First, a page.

First of all we wish our guests a relaxed visit to the Miklós Barabás Centre. For those open to new experiences, we can recommend the numerous sights, superb excursion destinations and many special cultural attractions of Trei Scaune/Háromszék. The following are just a few of the programmes on offer:
The fully renovated Grand Hotel Bálványos**** is situated in the forest surrounding Lacul Sfânta Ana /Saint Anna Lake. Thanks to the tranquillity of the nearby mountains, the crystal clear air and Nature’s priceless treasures, the hotel has become perhaps the most attractive destination for those seeking rest and relaxation, but primarily for organizing business meetings, conferences and seminars. It is similarly an ideal spot for children since it has a brand-new treetop Adventure Park guaranteeing an entire afternoon of fun and activity.
The Museum of the History of Guilds, the former Town Hall and the oldest building, is located on the east side of Gábor Áron Square. It has a local history exhibition displaying the tools and workshop fittings of traditional artisans such as potters, bootmakers, cobblers, tanners, locksmiths, gingerbread makers, hatters, tailors etc. The museum boasts a fine replica of the Áron Gábor cannon made by local master artisans in 1971. The original was transported to Bucharest during the time of the dictatorship. A speciality of the museum is the ‘Zsuzsi and Andris’ doll collection with figures mostly dressed in Transylvanian and Hungarian costume, including the folk costumes of every region in Transylvania and the land of the Csángós.
The Roman Catholic Church dedicated to Saint Emeric of Hungary is in Ghelinta/Gelence, one of the most beautiful settlements of north eastern region of Trei Scaune/Háromszék. Surrounded by a fortified wall, this small church with nave and chancel is one of the finest examples of early Gothic Szekler historical monuments. The church was extended in the 15th century, when the protective wall and belfry raised with a porch were built. The church preserves Gothic carved stone fragments indicating the simple, truncated trefoil arch Gothic door frames carved from stone at the nave’s south and west entrances. The murals depicting the life of King St. Ladislas are remarkable.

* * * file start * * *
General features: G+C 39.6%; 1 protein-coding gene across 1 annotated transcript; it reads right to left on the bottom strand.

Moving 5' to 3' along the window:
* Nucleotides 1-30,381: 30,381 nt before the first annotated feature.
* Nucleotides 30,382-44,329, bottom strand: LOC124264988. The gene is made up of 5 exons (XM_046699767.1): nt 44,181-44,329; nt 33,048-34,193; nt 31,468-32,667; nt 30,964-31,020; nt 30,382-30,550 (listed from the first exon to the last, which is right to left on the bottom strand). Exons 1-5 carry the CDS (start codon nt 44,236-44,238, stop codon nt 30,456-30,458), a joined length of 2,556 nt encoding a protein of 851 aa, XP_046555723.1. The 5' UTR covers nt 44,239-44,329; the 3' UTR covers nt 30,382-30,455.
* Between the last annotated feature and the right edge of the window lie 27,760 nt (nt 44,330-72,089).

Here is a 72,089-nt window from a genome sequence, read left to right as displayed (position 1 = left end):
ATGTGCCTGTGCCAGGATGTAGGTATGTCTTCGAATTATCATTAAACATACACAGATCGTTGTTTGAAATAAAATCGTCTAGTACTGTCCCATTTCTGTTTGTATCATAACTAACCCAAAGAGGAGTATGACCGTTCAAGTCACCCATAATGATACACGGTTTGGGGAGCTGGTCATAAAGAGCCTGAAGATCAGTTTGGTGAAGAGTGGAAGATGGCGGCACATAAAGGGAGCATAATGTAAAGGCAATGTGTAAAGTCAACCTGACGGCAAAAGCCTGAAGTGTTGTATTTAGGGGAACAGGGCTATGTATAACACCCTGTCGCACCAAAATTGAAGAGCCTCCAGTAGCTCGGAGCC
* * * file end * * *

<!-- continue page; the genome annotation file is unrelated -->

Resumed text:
The memorial marking the Háromszék World Meeting of Hungarians can be seen in Moacșa/Maksa on the side of Óriáspince-tető facing the sunrise, within the parish of Eresteghin/Eresztevény. One can access the memorial through a series of symbolic small Szekler gates. The monumental work built of wood is surrounded by 45 stone blocks engraved with the names of the towns, villages and communities of Trei Scaune/Háromszék.
This four-sided, domed chapel has semi-circular ‘apses’ jutting out on each side, on top of which are four hussar turrets. The additional dome and hussar turret covering the central section of the chapel mean that in total there are five turrets. It has a precise orientation. There is no doubt that this is the most romantic excursion point in the entire Targu-Secuiesc Basin.
It is barely quarter of an hour’s drive from Dalnic/Dálnok to a really marvellous theatre production: the Tamási Áron Theatre, Sfântu Gheorghe/Sepsiszentgyörgy has a company of award-winning actors of European standard, offering outstanding acting talent and, in the person of László Bocsárdi, one can confidently say a world-class director and senior stage director. For those staying for a longer time, it would be a serious mistake to miss out on a contemporary performance in the Tamási.
Ferenc Pozsony, professor of the Department of Hungarian Ethnography and Anthropology at Babeș-Bolyai University Cluj-Napoca – Kolozsvár began collecting objects for the Zăbala/Zabola Csángó Ethnographical Museum collection nearly four decades ago. In 1974, the constantly growing collection was established in a family house built in the early 20th century. Even in the first decade the collection was gifted with extremely valuable 17-19th century stove tiles, painted furniture and everyday objects, then expanded with Transylvanian Saxon and Moldavian Csángó folk costumes, textiles and tools. Visitors can acquaint themselves with the historical monuments of Zăbala/Zabola, various historical depictions, traditional folk costumes, folk stove tiles and a parlour dating from the interwar period in the regional house.
Today’s mansion castle stands on the foundations of a fortified building dating from the 1400s, and this was rebuilt on several occasions in the 17-18th century. The other great attraction of the Count Mikes estate is the vast, beautiful park that surrounds the mansion castle. Several valuable buildings are located in the extensive English Garden complete with stream, lakes, pathways, tennis court, terraces and flower beds. The Swiss House (late 19th century) is modelled on wooden houses typical of Alpine regions. The park arboretum has been declared a nature protected area. Currently it has 66 woody plant species belonging to 24 plant families. Today the mansion castle is private property owned by the descendants of the Mikes family, and its park can be visited by prior agreement.